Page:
How to Read a Statement of Cash Flows (Part 2)

In Part 1 of this blog, we discussed the purpose of the Statement of Cash Flows and how to read the information provided in the operating activities section. In this article, we will conclude the discussion of the Statement of Cash Flows by explaining the investing and financing activities sections of the report.

As the name implies, the investing activities section covers transactions relating to investments, whether they are in the form of marketable securities (stocks, bonds, or mutual funds) or capital assets, such as land, buildings and equipment. In this section, a purchase of a capital asset or financial security would be shown as a decrease in cash, while the proceeds from a sale of one of these assets would be an increase in cash. Generally speaking, a growing business is expected to have a net decrease in the investing activities section of the Statement of Cash Flows, mainly because it is expected that the business will require investments in infrastructure or equipment.

Financing activities relate to how a company raises and pays off working capital, whether it comes in the form of ownership investment or third party debt. Contributions made by an owner or sales of capital stock are reported as an increase in cash, and dividends or distributions to owners is shown as a decrease in cash. For debt financing, proceeds received from a loan are shown as an increase in cash, and the principal portion of debt payments are shown as decreases in cash. Whether a company has a net increase or net decrease in cash flows from financing activities can probably tell you what phase a company is in. A large increase in cash from financing typically shows that a company is preparing for growth, while a decrease in this section implies that a company is at a mature, operational phase.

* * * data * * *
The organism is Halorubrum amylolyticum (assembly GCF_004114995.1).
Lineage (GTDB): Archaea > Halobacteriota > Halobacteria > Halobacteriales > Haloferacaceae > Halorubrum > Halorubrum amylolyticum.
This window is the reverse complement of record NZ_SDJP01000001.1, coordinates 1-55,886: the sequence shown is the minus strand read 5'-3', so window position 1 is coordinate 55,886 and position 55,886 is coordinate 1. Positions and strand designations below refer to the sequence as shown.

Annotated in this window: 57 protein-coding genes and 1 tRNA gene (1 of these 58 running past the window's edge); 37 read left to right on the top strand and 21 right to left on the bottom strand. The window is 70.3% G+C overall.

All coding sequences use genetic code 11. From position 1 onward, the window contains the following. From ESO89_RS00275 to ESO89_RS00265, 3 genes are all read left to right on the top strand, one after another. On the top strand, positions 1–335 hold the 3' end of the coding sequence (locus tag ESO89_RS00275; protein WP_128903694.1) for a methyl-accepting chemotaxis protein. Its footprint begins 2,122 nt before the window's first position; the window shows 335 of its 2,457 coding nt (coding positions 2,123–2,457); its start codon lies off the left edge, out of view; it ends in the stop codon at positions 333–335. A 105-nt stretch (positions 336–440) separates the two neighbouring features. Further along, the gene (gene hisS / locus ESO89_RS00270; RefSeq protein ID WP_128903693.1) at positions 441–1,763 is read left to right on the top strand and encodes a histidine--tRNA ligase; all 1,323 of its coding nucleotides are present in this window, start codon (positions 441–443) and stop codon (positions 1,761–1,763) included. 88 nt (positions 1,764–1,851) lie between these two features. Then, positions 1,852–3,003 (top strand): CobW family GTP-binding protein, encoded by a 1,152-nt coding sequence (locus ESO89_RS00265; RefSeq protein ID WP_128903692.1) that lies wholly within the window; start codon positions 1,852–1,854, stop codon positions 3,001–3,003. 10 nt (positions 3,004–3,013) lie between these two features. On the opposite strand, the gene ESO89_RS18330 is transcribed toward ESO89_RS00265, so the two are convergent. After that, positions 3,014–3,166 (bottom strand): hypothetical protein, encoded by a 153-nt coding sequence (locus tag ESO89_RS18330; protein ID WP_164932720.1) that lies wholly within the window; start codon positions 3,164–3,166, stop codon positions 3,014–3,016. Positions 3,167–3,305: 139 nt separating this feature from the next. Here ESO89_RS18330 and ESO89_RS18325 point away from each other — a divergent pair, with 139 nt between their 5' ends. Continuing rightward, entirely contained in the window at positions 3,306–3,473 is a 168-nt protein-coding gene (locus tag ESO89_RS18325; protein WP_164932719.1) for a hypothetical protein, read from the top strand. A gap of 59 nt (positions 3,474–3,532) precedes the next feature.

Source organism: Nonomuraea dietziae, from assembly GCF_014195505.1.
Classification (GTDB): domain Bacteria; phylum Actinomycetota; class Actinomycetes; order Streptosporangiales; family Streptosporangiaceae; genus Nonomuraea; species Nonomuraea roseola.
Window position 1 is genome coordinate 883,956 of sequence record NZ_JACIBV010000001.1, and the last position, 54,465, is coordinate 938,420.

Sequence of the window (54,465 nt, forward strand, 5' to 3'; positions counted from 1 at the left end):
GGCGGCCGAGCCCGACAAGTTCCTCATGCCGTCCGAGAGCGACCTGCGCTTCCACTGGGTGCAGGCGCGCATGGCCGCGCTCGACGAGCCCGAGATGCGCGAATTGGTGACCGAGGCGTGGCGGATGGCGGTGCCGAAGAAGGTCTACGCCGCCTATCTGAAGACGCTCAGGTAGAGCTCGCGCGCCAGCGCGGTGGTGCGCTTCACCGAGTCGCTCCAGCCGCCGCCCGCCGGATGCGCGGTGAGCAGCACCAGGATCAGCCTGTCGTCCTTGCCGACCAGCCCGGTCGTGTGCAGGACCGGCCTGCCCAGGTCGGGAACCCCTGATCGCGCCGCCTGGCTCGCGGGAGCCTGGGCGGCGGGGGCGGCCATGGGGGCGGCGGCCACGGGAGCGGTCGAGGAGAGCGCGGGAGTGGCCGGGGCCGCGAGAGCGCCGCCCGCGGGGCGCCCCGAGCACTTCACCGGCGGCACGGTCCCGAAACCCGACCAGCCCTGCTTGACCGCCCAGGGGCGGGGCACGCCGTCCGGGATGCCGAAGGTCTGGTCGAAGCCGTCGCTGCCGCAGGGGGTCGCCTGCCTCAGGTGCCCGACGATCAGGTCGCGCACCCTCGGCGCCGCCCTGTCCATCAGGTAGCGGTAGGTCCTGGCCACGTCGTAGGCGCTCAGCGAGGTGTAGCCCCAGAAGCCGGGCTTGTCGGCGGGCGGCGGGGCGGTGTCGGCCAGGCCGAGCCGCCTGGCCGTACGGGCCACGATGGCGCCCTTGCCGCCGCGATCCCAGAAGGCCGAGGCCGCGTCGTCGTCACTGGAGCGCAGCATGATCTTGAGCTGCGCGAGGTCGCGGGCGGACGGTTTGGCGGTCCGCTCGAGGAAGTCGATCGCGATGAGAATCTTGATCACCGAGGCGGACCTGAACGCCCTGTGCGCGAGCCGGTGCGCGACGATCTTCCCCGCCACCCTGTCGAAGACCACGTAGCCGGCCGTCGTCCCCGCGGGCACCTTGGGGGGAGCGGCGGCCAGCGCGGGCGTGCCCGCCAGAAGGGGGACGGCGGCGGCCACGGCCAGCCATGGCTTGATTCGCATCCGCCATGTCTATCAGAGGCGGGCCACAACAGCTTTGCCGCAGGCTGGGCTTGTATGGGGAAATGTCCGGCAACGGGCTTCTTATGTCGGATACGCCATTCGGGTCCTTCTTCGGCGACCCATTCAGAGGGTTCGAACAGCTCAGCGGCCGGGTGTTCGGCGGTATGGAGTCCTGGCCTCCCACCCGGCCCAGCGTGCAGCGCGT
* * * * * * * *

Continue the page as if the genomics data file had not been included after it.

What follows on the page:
To those without a deep financial background, the Statement of Cash Flows is considered the most confusing and complex of the primary financial reports. In order to get a full picture of the health of a company, though, it is important to have at least a baseline understanding of how to read the Statement of Cash Flows and interpret the information in each section.


About the Author 
Tim Peters is a consultant with Morrison, working primarily in our Business & Accounting Advisory practice. To get in touch with Tim, please find contact information for Morrison here.


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